August 4, 2018
What? Do you think one ocean is much like another? Not even the same sea is the same sea one day to the next. The moment you get happy with the weather, it turns on you. The moment you think you’ll arrive on station as planned—because the northward flow is adding knots to the ship’s speed, and because the ship is bullying the wind—that same wind has brought the sea ice south out of the high Arctic and made a rubble field of your study site. The Sikuliaq is ice capable, and that’s a technical term. It can cut through several feet of ice if it needs to. It can clear out a small lake or a giant fishing hole so that work can be done, until you remember that the ice too, is continually moving, changing, that the landscape beneath the boat is running one way at the same moment everything feels calm and stable up top.
When one instrument is in the water, another is prepped and waiting. The researchers revise their programs, check the grease on the moving parts, check the charge on the batteries, and prep the nets. Up on the bridge, we spot whales.
Oceans are hard places. They are cold and salted. They are hard on machines. When you put a thing in the water, you have to be prepared never to see it again. Spacecraft have it easy. Falling to earth, or to the bottom, is easy.
I contacted Robert a month before the cruise. He’s a busy guy, what with the radio station and the podcast and who knows what else. I’ve known Robert for 20 odd years, which means I didn’t know him when I was still an oceanographer. I left him a message saying I was headed back out to sea aboard the Sikuliaq. I had stuff to talk about. He sent ahead his first question.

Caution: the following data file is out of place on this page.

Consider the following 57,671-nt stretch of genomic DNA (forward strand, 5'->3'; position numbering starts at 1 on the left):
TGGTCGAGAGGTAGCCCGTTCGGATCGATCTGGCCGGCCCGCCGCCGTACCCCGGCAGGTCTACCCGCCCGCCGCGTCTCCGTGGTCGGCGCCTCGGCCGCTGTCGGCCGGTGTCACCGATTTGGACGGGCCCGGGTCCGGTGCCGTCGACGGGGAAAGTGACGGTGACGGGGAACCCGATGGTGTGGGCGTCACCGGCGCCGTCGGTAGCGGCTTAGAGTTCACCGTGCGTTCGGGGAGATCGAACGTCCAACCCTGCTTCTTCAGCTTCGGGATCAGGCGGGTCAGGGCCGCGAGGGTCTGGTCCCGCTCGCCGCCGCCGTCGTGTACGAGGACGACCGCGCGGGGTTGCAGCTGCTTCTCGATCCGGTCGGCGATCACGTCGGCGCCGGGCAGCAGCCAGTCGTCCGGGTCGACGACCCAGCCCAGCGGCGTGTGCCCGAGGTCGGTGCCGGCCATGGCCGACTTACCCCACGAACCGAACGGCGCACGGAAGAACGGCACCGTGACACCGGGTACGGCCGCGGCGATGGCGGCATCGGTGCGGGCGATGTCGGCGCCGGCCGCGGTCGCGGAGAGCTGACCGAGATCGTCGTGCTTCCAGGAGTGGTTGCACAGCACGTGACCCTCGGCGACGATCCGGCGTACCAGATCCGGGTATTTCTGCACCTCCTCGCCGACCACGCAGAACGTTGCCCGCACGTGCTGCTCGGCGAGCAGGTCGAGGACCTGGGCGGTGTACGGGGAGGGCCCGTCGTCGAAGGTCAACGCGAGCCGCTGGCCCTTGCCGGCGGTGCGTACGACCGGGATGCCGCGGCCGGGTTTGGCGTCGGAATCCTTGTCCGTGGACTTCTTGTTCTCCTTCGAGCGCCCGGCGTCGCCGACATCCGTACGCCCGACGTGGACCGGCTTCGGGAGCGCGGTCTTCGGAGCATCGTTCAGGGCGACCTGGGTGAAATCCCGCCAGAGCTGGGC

“Why another voyage?”
Robert knows I’m finishing a book of nonfiction and it has something to do with travel and architecture and theatre and sport. Repeat visits are important, and returning to the old life is a mainstay. But, the cruise aboard the Sikuliaq will occupy the whole of August. That’s a long time for a quick poke around a ship for old times’ sake. But Robert’s good at asking questions. He should be a scientist too. It’s the right question.
Another voyage? Because it’s been three years since I was aboard the Sikuliaq. Because the ship-side 24/7 is its own sport and architecture, because I like leaving the day job behind. Because I need to feel again the thrill of leaving port, of spending the night before—watching lightning out at sea, yet a different sea, and walking back up the ramp or down the ramp and pondering how it matters whether the sky is southerly and dark or northerly and stupid bright. Because I like making things—and someone said just recently, living on a research ship is like living on a factory floor—one that is in constant motion, even if at times that motion is blissfully slight.
Because I ultimately like getting off a boat and being disturbed that a thing such as a cup of tea, set on a table unattended, does not immediately break the tenuous friction of the counter-top and slip to the edge and the tiles below. Because I want to find it inexplicably odd the fluid in the cup is not a measure of how much the world is moving.
Because science—even though I’m not a scientist anymore. Robert’s questions led to more questions, which is how it should be. His first question I knew. My first answer I knew. After that, things got interesting. They ran down corridors and got swept up in the prop wash. They glowed. They burned holes in the soft spots. At length, I answered them. Then, more questions.